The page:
Reclaim your name

by Jo Brodie and Paul Curzon, Queen Mary University of London

Canadian Passport
Image by tookapic from Pixabay

In June 2021 the Canadian government announced that Indigenous people would be allowed to use their ancestral family names on government-issued identity and travel documents. This meant that, for the first time, they could use the names that are part of their heritage and culture rather than the westernised names that are often used instead. Because of computers, it wasn’t quite as easy as that though …

Some Indigenous people take on a Western name to make things easier, to simplify things for official forms, to save having to spell the name, even to avoid teasing. If it is a real choice then perhaps that is fine, though surely we should be able to make it easy for people to use their actual names. For many it was certainly not a choice, their Indigenous names were taken from them. From the 19th century, hundreds of thousands of Indigenous children in Canada were sent to Western schools and made to take on Western names as part of an attempt to force them to “assimilate” into Western society. Some were even beaten if they did not use their new name. Because their family names had been “officially” changed, they and their descendants had to use these new names on official documents. Names matter. It is your identity, and in some cultures family names are also sacred. Being able to use them matters.

The change to allow ancestral names to be used was part of a reconciliation process to correct this injustice. After the announcement, Ta7talíya Nahanee, an indigenous woman from the Squamish community in Vancouver, was delighted to learn that she would be able to use her real name on her official documents, rather than ‘Michelle’ which she had previously used.

Unfortunately, she was frustrated to learn that travel documents could still only include the Latin alphabet (ABCDEFG etc) with French accents (À, Á, È, É etc). That excluded her name (pronounced Ta-taliya, the 7 is silent) as it contains a number and the letter í. Why? Because the computer said so!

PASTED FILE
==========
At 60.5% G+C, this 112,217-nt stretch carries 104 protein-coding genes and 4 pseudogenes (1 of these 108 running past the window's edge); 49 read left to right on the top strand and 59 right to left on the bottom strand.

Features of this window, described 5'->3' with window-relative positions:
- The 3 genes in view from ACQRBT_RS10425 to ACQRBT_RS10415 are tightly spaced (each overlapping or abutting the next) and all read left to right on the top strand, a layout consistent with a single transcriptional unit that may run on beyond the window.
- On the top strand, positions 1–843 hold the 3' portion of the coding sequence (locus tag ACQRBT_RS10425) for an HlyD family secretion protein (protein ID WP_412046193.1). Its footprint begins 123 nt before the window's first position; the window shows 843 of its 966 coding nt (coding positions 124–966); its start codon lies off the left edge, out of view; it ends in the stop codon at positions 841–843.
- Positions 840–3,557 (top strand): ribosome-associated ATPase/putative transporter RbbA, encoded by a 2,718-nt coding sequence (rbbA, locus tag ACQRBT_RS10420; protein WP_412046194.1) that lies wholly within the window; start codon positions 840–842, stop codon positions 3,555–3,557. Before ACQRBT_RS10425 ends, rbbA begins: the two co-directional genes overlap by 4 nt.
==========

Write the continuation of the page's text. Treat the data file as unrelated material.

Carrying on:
Modern machine-readable passports have a specific area, called the Machine Readable Zone which can be read by a computer scanner at immigration. It has a very limited number of permitted characters. Names which don’t fit need to be “transliterated”, so Å would be written as AA, Ü as UE and the German letter ß (which looks like a B but sounds like a double S) is transliterated as SS. Names are completely rewritten to fit, so Müller becomes MUELLER, Gößmann becomes GOESSMANN, and Hämäläinen becomes HAEMAELAEINEN. If you’ve spent your life having your name adapted to fit someone else’s system this is another reminder of that.

While there are very sensible reasons for ensuring that a passport from one part of the world can be read by computers anywhere else, this choice of characters highlights that, in order to make things work, everyone else has been made to fall in line with the English-speaking population, another example of an unintentional bias. It isn’t, after all, remotely beyond our ability to design a system that meets the needs of everyone, it just needs the will. Designing computer systems isn’t just about machines. It’s about designing them for people.

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EPSRC supports this blog through research grant EP/W033615/1. 

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